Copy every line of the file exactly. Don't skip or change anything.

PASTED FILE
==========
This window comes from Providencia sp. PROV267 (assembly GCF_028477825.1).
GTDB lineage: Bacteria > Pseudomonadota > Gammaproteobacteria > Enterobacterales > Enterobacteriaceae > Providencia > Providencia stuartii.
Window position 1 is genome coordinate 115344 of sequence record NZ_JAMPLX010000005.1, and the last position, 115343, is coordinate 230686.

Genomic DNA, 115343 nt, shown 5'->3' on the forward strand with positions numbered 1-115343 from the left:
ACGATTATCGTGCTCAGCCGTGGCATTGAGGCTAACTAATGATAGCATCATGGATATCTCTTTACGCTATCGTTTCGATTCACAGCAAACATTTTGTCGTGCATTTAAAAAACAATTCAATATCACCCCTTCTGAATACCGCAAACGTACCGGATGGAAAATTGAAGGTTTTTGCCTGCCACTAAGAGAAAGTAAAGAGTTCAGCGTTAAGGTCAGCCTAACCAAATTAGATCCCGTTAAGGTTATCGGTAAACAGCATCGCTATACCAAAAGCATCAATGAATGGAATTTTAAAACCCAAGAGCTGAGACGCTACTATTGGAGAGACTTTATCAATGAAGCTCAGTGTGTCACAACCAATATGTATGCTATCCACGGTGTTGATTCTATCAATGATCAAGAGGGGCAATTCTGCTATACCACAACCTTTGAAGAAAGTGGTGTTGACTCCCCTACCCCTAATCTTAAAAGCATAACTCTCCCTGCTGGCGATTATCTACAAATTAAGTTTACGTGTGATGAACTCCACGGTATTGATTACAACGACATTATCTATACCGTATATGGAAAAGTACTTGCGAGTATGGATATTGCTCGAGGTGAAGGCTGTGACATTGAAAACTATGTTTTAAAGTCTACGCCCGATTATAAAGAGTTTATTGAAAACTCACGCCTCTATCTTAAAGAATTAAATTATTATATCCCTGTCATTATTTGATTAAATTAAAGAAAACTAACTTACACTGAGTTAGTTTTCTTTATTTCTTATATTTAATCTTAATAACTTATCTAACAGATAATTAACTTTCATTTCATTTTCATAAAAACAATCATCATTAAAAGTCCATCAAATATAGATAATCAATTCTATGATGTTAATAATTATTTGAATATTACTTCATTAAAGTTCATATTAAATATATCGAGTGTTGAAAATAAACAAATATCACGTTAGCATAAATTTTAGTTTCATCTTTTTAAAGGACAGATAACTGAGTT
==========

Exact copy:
This window comes from Providencia sp. PROV267 (assembly GCF_028477825.1).
GTDB lineage: Bacteria > Pseudomonadota > Gammaproteobacteria > Enterobacterales > Enterobacteriaceae > Providencia > Providencia stuartii.
Window position 1 is genome coordinate 115344 of sequence record NZ_JAMPLX010000005.1, and the last position, 115343, is coordinate 230686.

Genomic DNA, 115343 nt, shown 5'->3' on the forward strand with positions numbered 1-115343 from the left:
ACGATTATCGTGCTCAGCCGTGGCATTGAGGCTAACTAATGATAGCATCATGGATATCTCTTTACGCTATCGTTTCGATTCACAGCAAACATTTTGTCGTGCATTTAAAAAACAATTCAATATCACCCCTTCTGAATACCGCAAACGTACCGGATGGAAAATTGAAGGTTTTTGCCTGCCACTAAGAGAAAGTAAAGAGTTCAGCGTTAAGGTCAGCCTAACCAAATTAGATCCCGTTAAGGTTATCGGTAAACAGCATCGCTATACCAAAAGCATCAATGAATGGAATTTTAAAACCCAAGAGCTGAGACGCTACTATTGGAGAGACTTTATCAATGAAGCTCAGTGTGTCACAACCAATATGTATGCTATCCACGGTGTTGATTCTATCAATGATCAAGAGGGGCAATTCTGCTATACCACAACCTTTGAAGAAAGTGGTGTTGACTCCCCTACCCCTAATCTTAAAAGCATAACTCTCCCTGCTGGCGATTATCTACAAATTAAGTTTACGTGTGATGAACTCCACGGTATTGATTACAACGACATTATCTATACCGTATATGGAAAAGTACTTGCGAGTATGGATATTGCTCGAGGTGAAGGCTGTGACATTGAAAACTATGTTTTAAAGTCTACGCCCGATTATAAAGAGTTTATTGAAAACTCACGCCTCTATCTTAAAGAATTAAATTATTATATCCCTGTCATTATTTGATTAAATTAAAGAAAACTAACTTACACTGAGTTAGTTTTCTTTATTTCTTATATTTAATCTTAATAACTTATCTAACAGATAATTAACTTTCATTTCATTTTCATAAAAACAATCATCATTAAAAGTCCATCAAATATAGATAATCAATTCTATGATGTTAATAATTATTTGAATATTACTTCATTAAAGTTCATATTAAATATATCGAGTGTTGAAAATAAACAAATATCACGTTAGCATAAATTTTAGTTTCATCTTTTTAAAGGACAGATAACTGAGTT